The notion that we can quantify and measure our lives is a newly widespread idea that has been driven by the proliferation of ubiquitous powerful processors that we carry in the form of smart phones around with us. The first personal analytics or personal metrics applications, not necessarily always in combination with the smart phone, were health-related, such as the famous “Fitbit” and Philips’s DirectLife, and Zeo’s headband that measures sleep. The Fitbit itself device which is essentially an accelerometer attached to the wrist of worn in a pocket. The device measures steps taken, calories burned, stairs climbed, sleep etc. These numbers are downloaded into software where they can be examined for trends and setting and tracking goals.
It has been said that self-quantification, or “personal analytics” is a way of defense against the imposition of guidelines of “official knowledge”. By measuring intimately numbers of an aspect of our live, for example health in terms of miles walked or calories burned, we ensure that decisions made at the individual level on our personal behalf are backed by numbers. In the same vein it should be possible to track or quantify much softer aspects of our life. That’s the goal of treehouse.io. In this way the quantification of self becomes much more tightly tied to the idea of self-actualization.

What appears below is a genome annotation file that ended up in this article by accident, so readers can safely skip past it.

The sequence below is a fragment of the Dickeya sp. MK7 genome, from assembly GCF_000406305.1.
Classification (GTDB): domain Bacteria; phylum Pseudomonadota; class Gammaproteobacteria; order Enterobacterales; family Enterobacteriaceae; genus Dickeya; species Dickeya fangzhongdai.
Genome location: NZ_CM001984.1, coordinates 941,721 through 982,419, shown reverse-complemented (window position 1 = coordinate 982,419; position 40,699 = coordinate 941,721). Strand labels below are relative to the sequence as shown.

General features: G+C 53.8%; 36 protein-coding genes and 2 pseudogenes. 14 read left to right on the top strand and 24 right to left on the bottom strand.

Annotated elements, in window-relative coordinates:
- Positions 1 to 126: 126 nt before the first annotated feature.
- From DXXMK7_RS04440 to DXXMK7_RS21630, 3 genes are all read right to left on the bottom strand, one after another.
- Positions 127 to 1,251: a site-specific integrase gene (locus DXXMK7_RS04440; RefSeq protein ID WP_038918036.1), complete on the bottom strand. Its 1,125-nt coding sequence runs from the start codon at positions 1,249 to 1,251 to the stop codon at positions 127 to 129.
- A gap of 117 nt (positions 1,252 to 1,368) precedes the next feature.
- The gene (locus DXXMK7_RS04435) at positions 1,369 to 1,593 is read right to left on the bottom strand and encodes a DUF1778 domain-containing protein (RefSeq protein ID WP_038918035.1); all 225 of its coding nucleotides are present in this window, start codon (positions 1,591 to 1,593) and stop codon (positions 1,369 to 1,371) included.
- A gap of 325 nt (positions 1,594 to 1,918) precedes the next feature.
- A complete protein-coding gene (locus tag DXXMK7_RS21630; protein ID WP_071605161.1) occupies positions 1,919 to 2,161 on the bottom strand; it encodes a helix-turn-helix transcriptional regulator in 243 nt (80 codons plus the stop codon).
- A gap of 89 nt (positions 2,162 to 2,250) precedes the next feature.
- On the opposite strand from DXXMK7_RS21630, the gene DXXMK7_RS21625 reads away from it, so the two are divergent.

Treehouse.io is an online app that lets its users enter past achievements and future dreams (or future achievements). The tracking will appeal to the same philosophies that have driven the health analytics wave, namely that the recording, tracking and quantification of “goals” themselves is a way to motive. After all, the sciences is a long story of learning measurement and control thereafter. One might say that Treehouse.io is the “Fitbit for our dreams“. If it goes well, then perhaps Treehouse.io will one day become the synonym of Achieve.
(Photo Credit: Tom Fahy/Creative Commons)